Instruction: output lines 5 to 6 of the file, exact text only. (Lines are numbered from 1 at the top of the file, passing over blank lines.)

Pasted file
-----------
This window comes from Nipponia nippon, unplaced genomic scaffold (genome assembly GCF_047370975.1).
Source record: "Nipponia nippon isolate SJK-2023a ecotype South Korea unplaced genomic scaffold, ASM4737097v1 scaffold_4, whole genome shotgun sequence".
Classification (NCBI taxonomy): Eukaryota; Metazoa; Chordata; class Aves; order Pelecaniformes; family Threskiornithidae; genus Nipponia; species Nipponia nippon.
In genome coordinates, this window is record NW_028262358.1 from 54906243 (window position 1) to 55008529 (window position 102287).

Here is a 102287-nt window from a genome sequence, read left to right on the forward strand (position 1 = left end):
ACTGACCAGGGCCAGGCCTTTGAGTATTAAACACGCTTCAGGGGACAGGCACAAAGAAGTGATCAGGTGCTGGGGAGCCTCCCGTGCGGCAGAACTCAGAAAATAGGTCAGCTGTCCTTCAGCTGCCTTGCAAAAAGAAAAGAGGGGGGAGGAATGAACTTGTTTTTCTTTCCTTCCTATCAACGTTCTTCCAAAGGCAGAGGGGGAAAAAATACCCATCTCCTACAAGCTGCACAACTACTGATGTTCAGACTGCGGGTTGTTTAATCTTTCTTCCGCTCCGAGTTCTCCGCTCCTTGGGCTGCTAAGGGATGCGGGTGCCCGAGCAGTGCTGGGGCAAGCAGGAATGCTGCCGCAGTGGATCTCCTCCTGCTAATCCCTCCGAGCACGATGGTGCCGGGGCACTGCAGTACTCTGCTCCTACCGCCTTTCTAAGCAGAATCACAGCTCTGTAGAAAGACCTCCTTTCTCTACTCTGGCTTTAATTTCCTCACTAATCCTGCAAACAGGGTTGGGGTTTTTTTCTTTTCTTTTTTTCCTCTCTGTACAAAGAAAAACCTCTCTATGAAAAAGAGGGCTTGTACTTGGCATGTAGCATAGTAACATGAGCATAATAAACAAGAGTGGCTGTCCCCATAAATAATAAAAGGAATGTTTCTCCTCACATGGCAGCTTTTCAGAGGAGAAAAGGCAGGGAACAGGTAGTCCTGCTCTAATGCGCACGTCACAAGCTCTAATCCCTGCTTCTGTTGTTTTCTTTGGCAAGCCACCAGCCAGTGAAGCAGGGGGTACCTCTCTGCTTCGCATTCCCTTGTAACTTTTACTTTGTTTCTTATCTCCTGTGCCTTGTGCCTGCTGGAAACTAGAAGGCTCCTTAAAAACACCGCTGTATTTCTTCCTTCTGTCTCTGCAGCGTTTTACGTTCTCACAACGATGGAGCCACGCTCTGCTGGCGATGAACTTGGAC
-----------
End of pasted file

Here is a 102287-nt window from a genome sequence, read left to right on the forward strand (position 1 = left end):
ACTGACCAGGGCCAGGCCTTTGAGTATTAAACACGCTTCAGGGGACAGGCACAAAGAAGTGATCAGGTGCTGGGGAGCCTCCCGTGCGGCAGAACTCAGAAAATAGGTCAGCTGTCCTTCAGCTGCCTTGCAAAAAGAAAAGAGGGGGGAGGAATGAACTTGTTTTTCTTTCCTTCCTATCAACGTTCTTCCAAAGGCAGAGGGGGAAAAAATACCCATCTCCTACAAGCTGCACAACTACTGATGTTCAGACTGCGGGTTGTTTAATCTTTCTTCCGCTCCGAGTTCTCCGCTCCTTGGGCTGCTAAGGGATGCGGGTGCCCGAGCAGTGCTGGGGCAAGCAGGAATGCTGCCGCAGTGGATCTCCTCCTGCTAATCCCTCCGAGCACGATGGTGCCGGGGCACTGCAGTACTCTGCTCCTACCGCCTTTCTAAGCAGAATCACAGCTCTGTAGAAAGACCTCCTTTCTCTACTCTGGCTTTAATTTCCTCACTAATCCTGCAAACAGGGTTGGGGTTTTTTTCTTTTCTTTTTTTCCTCTCTGTACAAAGAAAAACCTCTCTATGAAAAAGAGGGCTTGTACTTGGCATGTAGCATAGTAACATGAGCATAATAAACAAGAGTGGCTGTCCCCATAAATAATAAAAGGAATGTTTCTCCTCACATGGCAGCTTTTCAGAGGAGAAAAGGCAGGGAACAGGTAGTCCTGCTCTAATGCGCACGTCACAAGCTCTAATCCCTGCTTCTGTTGTTTTCTTTGGCAAGCCACCAGCCAGTGAAGCAGGGGGTACCTCTCTGCTTCGCATTCCCTTGTAACTTTTACTTTGTTTCTTATCTCCTGTGCCTTGTGCCTGCTGGAAACTAGAAGGCTCCTTAAAAACACCGCTGTATTTCTTCCTTCTGTCTCTGCAGCGTTTTACGTTCTCACAACGATGGAGCCACGCTCTGCTGGCGATGAACTTGGAC